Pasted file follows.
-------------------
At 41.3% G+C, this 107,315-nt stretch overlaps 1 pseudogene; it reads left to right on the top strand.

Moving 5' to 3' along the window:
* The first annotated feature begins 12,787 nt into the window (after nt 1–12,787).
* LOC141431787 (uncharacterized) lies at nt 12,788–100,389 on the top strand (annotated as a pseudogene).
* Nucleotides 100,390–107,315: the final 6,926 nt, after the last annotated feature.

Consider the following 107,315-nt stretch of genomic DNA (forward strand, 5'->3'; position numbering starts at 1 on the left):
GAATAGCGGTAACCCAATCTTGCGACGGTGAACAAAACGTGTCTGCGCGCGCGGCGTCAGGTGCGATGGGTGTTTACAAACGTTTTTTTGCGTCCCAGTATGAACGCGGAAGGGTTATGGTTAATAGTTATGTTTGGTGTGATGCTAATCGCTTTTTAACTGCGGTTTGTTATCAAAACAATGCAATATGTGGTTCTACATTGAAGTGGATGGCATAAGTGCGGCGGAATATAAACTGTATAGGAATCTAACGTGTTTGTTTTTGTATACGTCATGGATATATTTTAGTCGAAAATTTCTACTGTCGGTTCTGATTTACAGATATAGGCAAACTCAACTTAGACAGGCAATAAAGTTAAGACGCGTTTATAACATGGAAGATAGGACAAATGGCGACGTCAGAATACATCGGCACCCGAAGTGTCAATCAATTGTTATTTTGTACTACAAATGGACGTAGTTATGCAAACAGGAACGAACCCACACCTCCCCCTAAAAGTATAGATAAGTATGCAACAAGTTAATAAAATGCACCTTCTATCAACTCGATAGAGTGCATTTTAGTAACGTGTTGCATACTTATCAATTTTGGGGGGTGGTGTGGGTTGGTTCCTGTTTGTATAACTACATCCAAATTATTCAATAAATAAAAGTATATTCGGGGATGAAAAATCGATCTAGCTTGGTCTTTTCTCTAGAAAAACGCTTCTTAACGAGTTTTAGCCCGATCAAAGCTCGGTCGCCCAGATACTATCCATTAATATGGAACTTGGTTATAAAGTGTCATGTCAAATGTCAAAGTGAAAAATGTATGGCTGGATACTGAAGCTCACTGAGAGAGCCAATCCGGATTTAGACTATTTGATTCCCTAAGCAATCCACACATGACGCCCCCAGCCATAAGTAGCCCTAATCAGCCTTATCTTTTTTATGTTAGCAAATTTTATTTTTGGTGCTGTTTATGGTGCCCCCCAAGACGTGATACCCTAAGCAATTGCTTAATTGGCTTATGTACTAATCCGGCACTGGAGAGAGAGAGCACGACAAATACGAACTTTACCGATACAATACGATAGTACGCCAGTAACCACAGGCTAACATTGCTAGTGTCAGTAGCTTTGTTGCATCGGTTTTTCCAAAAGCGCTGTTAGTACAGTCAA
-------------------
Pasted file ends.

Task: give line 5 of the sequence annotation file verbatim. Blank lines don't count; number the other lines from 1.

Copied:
* Nucleotides 100,390–107,315: the final 6,926 nt, after the last annotated feature.